Wednesday, July 20, 2011

Come, Let Us Reason Together

So for my personal Bible reading, I've chosen to go with year B, which has a general focus on Evaluation. This year has some big hitter books since it follows the major prophets Isaiah, Jeremiah, Ezekiel, and has Job, along with Romans following. The main reason I'm doing year B now is because this upcoming year at the seminary I will be having classes on both Isaiah and Romans. So I'd like to know at least dominate the Hebrew and Greek by the time we read them in class.

I have to say, so far in reading Isaiah, it's starting to become my favorite book. It might just be my favorite by the end...In a general way Isaiah seems to crystallize very vividly themes that occur throughout the Bible (and imagery!), and give a complete picture of what the biblical texts are about from sin and rebuke, to grace and forgiveness, from judgement to mercy, kingdom and covenant, new heavens and new earth, it's all there. I almost feel that it gives you the grand overview picture of "Act 3 Israel" as I have it on my page

Any scholar or pastor would admit it's a daunting book, and I like that. It's the second most quoted in the New Testament and a favorite in Second Temple Jewish literature for a reason. It's vivid. It's beautiful. It's mysterious. It gets to the heart of the matter. Israel, specifically Judah in many parts, failed to be God's light for the world. They failed to keep his covenant. But forgiveness is promised for the remnant one day, along with national and cosmic judgement of sin and injustice. God IS going to fulfill his covenant to Abraham in some way (I leave this vague on purpose...).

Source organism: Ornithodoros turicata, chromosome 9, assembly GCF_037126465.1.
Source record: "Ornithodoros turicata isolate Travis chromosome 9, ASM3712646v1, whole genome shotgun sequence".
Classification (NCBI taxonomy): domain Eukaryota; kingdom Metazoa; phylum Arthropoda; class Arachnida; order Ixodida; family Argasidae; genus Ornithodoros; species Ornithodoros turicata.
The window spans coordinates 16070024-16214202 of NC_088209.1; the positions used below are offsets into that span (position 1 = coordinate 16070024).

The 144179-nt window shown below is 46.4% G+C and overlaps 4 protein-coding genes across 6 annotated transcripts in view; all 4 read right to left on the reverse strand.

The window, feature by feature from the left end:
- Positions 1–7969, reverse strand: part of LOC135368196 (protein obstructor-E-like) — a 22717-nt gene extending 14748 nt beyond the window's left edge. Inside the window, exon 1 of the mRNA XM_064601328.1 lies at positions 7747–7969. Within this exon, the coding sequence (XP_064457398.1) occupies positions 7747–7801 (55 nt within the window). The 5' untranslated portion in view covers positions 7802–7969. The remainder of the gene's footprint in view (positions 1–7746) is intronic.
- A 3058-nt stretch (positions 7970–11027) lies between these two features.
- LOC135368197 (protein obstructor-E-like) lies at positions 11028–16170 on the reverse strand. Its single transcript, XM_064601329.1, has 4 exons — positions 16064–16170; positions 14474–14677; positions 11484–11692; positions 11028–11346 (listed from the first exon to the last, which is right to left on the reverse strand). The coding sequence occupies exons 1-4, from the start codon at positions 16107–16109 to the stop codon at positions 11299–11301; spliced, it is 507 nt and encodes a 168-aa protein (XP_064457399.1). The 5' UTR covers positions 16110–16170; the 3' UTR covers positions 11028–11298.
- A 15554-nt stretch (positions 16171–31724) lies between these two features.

1. I was going to complain after this part:

    "Judah in many parts, failed to be God's light for the world. They failed to keep his covenant."

    Because I understood that to be part of the Abrahamic (unconditional / 1-sided) covenant. Then I read the rest, and now I have no idea what to think...

  2. Well, succinctly put, God made a one-sided unconditional covenant to Abraham in Genesis 12-15 to basically bless all the nations of the earth through his seed.

    After God redeemed his people from slavery in Egypt (which he promised to Abraham would happen!), he made a conditional two-sided covenant and gave the Torah (instruction), which served to fulfill, in God's own way, the ORIGINAL covenant made to Abraham. This is key to Paul's line of thought in his letter to the Galatians, which is why, among myriads of other things, it's important to keep this Torah-sense and Mosaic history in mind when reading the word "law" (Greek νόμος).

    Central to Paul's thought, as outlined roughly in Romans 5-8, is how Israel was able to fulfill the Torah, thereby completing the covenant to Abraham, through a representative Israel, the Messiah Jesus. This is why Jesus' life is so key (whereas some traditions have focused almost exclusively on his death, thereby leaving out of almost useless most of the Gospels!).

    A decent popular level book which goes into this two covenant issue is this: One God, Two Covenants by Northwestern Publishing House, which is affiliated with the Wisconsin Evangelical Lutheran Synod (WELS).


Reformation True

Reformation True
Sola Gratia, Sola Fide, Sola Scriptura